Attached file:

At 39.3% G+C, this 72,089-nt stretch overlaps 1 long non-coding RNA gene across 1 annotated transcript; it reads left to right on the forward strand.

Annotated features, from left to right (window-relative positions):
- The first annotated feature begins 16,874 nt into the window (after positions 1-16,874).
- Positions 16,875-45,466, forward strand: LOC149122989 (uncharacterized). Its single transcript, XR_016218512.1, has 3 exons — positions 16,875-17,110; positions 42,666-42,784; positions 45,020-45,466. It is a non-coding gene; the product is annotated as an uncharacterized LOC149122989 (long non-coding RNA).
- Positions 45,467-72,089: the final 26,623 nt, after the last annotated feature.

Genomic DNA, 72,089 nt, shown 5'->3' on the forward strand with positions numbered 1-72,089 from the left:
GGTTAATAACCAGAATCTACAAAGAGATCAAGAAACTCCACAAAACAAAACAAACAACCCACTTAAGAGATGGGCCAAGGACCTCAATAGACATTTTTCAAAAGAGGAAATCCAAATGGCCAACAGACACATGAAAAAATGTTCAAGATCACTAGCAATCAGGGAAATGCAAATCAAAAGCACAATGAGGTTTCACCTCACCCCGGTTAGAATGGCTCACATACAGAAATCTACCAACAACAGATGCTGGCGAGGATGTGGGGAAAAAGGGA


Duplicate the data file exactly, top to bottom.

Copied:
At 39.3% G+C, this 72,089-nt stretch overlaps 1 long non-coding RNA gene across 1 annotated transcript; it reads left to right on the forward strand.

Annotated features, from left to right (window-relative positions):
- The first annotated feature begins 16,874 nt into the window (after positions 1-16,874).
- Positions 16,875-45,466, forward strand: LOC149122989 (uncharacterized). Its single transcript, XR_016218512.1, has 3 exons — positions 16,875-17,110; positions 42,666-42,784; positions 45,020-45,466. It is a non-coding gene; the product is annotated as an uncharacterized LOC149122989 (long non-coding RNA).
- Positions 45,467-72,089: the final 26,623 nt, after the last annotated feature.

Genomic DNA, 72,089 nt, shown 5'->3' on the forward strand with positions numbered 1-72,089 from the left:
GGTTAATAACCAGAATCTACAAAGAGATCAAGAAACTCCACAAAACAAAACAAACAACCCACTTAAGAGATGGGCCAAGGACCTCAATAGACATTTTTCAAAAGAGGAAATCCAAATGGCCAACAGACACATGAAAAAATGTTCAAGATCACTAGCAATCAGGGAAATGCAAATCAAAAGCACAATGAGGTTTCACCTCACCCCGGTTAGAATGGCTCACATACAGAAATCTACCAACAACAGATGCTGGCGAGGATGTGGGGAAAAAGGGA